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The Way of Saint James - continued
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Friday, June 16th
 
After a cloudy start to the day, it becomes sunny on the way to Logrono. Later in the day it becomes very hot - the temperature reaching 36C. Our first stop in Logrono is at the Bodegas Franco-Espanolas, a winery in the Rioja province that was established in 1890. Following a tour of the facility we attend a tasting of red wine at which we learn some techniques that we attempt to apply during the remainder of the trip. At the end of the tour we are joined by a local guide, Vanessa, who then leads us across the River Ebro into Logrono's old town.
Our route through Logrono takes us first to the Santiago el Real (above), a church in the Calle Barriocepa that has an impressive equestrian statue of St James and is located next to the Plaza de Santiago where there is an oca, a unique board game (based on Snakes and Ladders) with motifs relating to the Way of St James.
After passing La Reja Dorada, a beautiful house from 1831 now housing a restaurant, we pass two churches: Santa Maria (right) and San Bartolome (above left and centre) where the tympanum of the porch illustrates the life of the Saint and other Biblical passages.
Vanessa's route takes us along Logrono's main street (Calle Portales) to the Concathedral de Santa Maria de la Redona (left) and past the tall chimney of the former tobacco factory. The tour ends at Calle 11th June, named after the Saint Barnabas festival that celebrates the siege resistance against French invaders in 1521. Fried trout is served at the festival by the Brotherhood of the Fish. Near this street there is a statue of two modern pilgrims.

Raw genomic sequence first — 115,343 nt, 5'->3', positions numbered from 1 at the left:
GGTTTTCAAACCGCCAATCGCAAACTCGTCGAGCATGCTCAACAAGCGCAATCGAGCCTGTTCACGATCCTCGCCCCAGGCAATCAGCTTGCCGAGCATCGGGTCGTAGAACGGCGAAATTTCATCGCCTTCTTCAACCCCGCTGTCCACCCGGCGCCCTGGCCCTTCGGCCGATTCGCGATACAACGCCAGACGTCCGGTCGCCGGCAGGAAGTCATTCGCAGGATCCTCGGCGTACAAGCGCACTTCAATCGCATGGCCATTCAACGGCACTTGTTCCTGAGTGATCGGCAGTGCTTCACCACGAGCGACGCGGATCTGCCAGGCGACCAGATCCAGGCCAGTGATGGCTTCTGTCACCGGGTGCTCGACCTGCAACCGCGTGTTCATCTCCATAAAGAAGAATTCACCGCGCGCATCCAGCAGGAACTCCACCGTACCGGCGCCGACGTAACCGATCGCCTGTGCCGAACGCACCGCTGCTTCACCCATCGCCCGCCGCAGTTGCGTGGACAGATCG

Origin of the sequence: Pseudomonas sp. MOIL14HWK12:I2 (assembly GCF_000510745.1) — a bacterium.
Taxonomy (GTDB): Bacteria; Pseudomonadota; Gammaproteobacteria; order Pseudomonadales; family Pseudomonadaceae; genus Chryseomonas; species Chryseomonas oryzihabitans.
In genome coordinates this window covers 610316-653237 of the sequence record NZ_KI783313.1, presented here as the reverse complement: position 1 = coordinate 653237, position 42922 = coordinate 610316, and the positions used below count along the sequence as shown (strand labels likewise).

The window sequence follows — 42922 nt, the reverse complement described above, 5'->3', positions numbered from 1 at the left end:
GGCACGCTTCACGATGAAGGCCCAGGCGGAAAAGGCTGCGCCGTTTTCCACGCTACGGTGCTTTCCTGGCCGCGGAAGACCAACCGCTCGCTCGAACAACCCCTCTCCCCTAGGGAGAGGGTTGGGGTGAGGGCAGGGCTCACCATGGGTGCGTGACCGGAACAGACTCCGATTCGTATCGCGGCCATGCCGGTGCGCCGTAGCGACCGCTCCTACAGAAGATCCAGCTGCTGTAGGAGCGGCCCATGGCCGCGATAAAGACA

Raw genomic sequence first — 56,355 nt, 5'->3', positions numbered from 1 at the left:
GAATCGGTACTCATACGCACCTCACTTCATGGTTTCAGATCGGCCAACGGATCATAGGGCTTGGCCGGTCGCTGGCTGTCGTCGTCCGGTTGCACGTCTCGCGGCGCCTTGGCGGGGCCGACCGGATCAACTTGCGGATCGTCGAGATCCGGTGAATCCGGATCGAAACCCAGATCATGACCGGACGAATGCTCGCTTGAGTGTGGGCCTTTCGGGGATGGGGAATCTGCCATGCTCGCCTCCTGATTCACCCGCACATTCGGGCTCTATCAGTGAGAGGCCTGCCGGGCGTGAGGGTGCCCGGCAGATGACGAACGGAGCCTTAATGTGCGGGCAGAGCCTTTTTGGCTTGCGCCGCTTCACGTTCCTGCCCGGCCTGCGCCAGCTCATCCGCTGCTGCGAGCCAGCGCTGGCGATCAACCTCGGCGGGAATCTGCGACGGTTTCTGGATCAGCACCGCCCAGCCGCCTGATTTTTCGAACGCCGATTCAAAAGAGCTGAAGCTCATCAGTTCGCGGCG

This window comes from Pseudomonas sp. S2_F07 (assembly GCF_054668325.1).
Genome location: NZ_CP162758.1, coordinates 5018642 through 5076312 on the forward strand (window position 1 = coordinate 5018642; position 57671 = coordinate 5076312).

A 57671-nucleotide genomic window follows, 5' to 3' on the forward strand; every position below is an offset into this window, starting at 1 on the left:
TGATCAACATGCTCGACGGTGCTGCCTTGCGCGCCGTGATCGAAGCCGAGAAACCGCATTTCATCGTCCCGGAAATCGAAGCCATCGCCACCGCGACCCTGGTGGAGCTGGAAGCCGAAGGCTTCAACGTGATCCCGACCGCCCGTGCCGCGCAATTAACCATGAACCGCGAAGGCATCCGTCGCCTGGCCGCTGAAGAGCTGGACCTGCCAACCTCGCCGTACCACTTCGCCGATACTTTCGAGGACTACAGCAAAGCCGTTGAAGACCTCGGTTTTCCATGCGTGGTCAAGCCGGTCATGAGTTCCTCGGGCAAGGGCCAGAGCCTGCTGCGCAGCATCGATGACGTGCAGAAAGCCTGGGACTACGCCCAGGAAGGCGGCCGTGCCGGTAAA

Jeanette, Janet, and John enjoy a sandwich lunch at the Cafe Breton in Logrono before we return to the tour bus at 3:30pm to travel to our next destination:
Santo Domingo de la Calzada.
 
Situated on the banks of the River Oja, the town's name refers to its founder Domingo Garcia, who built a bridge, hospital, and hotel here for pilgrims.
 
Domingo Garcia was born in 1019 and wished to enter the nearby monasteries at San Millan or Valvanera, but was not accepted. He became a hermit in the forests which occupied the site on which the city now stands. Seeing the difficulties that pilgrims incurred, he built the bridge, etc, to assist them.
 
The original hermitage became a church and was later consecrated as a Cathedral. And it is this wonderful 12th-Century building that we visit, commencing with the south or 'Santo' entrance, with a semi-circular arch, images set in niches and circular skylights. Inside, there are some important works of art, particularly in the several chapels. However, the most unusual item is a hen coop that houses a live cock and hen. This is a reference to a miracle by which a cock and hen were revived to prove the innocence of a young man who was wrongfully hanged and who survived his sentence.